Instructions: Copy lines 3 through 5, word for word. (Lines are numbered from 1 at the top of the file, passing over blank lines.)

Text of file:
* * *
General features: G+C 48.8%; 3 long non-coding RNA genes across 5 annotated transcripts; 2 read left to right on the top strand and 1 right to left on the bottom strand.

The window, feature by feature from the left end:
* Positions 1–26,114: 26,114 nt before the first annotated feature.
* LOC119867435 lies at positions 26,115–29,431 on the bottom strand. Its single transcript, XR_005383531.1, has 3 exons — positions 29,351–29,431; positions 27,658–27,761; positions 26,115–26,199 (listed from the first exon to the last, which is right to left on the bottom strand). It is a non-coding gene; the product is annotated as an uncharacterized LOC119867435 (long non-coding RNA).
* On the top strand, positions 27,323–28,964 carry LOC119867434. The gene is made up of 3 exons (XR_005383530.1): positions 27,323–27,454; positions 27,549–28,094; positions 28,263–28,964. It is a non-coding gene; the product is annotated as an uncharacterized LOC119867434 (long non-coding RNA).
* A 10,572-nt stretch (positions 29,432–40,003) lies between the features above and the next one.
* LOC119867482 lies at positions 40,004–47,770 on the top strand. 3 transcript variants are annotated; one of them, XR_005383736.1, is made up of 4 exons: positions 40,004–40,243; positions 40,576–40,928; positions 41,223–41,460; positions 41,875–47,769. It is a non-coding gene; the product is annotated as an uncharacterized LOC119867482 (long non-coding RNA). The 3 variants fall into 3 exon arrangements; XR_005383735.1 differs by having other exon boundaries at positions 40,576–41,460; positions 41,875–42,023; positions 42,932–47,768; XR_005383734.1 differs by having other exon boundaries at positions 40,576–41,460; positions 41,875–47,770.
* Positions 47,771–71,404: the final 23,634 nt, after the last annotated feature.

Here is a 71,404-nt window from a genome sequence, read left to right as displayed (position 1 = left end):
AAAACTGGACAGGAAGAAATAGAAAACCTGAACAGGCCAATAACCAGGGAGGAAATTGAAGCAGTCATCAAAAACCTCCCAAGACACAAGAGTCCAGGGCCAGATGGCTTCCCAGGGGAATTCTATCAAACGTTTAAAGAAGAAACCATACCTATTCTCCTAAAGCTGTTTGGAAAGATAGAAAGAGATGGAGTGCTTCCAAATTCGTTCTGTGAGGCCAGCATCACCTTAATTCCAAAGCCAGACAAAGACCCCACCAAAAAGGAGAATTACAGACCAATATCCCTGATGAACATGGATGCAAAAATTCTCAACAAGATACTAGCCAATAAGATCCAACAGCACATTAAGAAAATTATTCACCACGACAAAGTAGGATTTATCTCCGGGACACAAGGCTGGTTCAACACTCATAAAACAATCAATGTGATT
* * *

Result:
* Positions 1–26,114: 26,114 nt before the first annotated feature.
* LOC119867435 lies at positions 26,115–29,431 on the bottom strand. Its single transcript, XR_005383531.1, has 3 exons — positions 29,351–29,431; positions 27,658–27,761; positions 26,115–26,199 (listed from the first exon to the last, which is right to left on the bottom strand). It is a non-coding gene; the product is annotated as an uncharacterized LOC119867435 (long non-coding RNA).
* On the top strand, positions 27,323–28,964 carry LOC119867434. The gene is made up of 3 exons (XR_005383530.1): positions 27,323–27,454; positions 27,549–28,094; positions 28,263–28,964. It is a non-coding gene; the product is annotated as an uncharacterized LOC119867434 (long non-coding RNA).